Business News

Two points key to resolution body success

The effectiveness of the new Australian Financial Complaints Tribunal announced in the 2017 federal budget will depend on the ultimate structure of the organisation, a technical expert in the industry has said.

SuperConcepts SMSF technical and private wealth executive manager Graeme Colley identified funding and the way in which the three existing complaints bodies were amalgamated as the two key factors that would determine the initiative’s effectiveness.

“Some organisations start with three silos and continue with three silos under a new umbrella,” Colley noted.

“Something that would work against it is if it becomes an amalgam or homogenous system.”

While he suggested a siloed arrangement would likely be the optimal operating model, he recognised a homogenous structure could work in some instances.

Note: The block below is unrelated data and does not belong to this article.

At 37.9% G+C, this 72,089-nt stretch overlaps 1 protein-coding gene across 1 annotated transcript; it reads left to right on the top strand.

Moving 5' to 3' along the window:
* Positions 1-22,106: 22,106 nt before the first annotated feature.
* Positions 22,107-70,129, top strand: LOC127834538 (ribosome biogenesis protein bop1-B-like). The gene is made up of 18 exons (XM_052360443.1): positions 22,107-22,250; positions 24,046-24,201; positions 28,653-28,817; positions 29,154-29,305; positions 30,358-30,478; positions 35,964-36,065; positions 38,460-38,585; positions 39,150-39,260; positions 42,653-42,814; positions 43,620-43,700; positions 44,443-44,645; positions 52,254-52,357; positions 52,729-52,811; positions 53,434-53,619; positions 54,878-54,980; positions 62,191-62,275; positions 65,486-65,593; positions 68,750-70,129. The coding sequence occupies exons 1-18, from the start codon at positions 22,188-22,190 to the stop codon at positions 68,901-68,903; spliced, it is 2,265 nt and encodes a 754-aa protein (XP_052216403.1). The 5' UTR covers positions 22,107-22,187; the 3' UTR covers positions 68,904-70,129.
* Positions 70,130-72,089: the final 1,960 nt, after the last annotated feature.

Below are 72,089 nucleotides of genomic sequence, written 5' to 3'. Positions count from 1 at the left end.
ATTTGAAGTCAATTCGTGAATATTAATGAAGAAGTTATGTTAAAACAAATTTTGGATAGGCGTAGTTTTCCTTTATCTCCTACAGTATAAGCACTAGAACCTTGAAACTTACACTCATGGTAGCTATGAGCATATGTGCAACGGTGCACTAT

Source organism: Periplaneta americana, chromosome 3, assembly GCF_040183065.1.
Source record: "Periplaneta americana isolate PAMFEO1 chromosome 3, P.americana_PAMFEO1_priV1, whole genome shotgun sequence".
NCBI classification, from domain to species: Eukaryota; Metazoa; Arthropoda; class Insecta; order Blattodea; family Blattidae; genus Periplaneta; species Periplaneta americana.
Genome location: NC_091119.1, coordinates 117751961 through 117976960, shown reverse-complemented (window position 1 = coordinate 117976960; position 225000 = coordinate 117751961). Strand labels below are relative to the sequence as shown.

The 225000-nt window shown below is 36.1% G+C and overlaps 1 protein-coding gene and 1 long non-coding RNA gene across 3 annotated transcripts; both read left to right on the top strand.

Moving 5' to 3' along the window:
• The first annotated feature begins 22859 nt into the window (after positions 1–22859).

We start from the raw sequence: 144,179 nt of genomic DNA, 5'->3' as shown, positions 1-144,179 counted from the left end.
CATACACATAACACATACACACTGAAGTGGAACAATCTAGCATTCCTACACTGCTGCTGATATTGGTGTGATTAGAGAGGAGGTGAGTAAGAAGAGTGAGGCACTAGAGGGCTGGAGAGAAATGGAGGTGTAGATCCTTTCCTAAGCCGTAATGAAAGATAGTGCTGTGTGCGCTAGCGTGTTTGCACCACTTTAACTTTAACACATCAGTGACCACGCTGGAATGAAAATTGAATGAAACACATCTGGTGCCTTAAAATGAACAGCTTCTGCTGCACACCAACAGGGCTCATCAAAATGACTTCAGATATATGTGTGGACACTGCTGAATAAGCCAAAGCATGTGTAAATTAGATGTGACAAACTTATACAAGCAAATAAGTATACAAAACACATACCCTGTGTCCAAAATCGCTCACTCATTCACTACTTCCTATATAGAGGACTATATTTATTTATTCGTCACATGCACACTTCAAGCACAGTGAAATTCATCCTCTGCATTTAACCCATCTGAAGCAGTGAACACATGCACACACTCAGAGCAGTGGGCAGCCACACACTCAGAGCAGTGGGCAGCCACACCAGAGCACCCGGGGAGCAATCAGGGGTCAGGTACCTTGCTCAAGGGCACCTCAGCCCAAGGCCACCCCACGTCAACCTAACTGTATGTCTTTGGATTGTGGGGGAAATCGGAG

“You might have a superannuation complaints matter that might also involve financial advice. In that situation a combined structure might work,” he said.

“I’ve seen situations where people with a complaint have had to work out which tribunal to go to and end up in a bit of a see-saw between one or two organisations, whereas this might consolidate the issue.”

The formation of the new consumer protection body, announced last week, will see the Financial Ombudsman Service, Credit and Investments Ombudsman and Superannuation Complaints Tribunal merged into a “one-stop shop” for members of the public.

The move comes in response to the Review of the Financial System External Dispute Resolution and Complaints Framework headed by Professor Ian Ramsay.

The Ramsay review received submissions from 18 consumer groups calling for a single financial services complaints body in order to reduce overlaps in the existing system and eliminate inconsistencies and confusion in the current environment.

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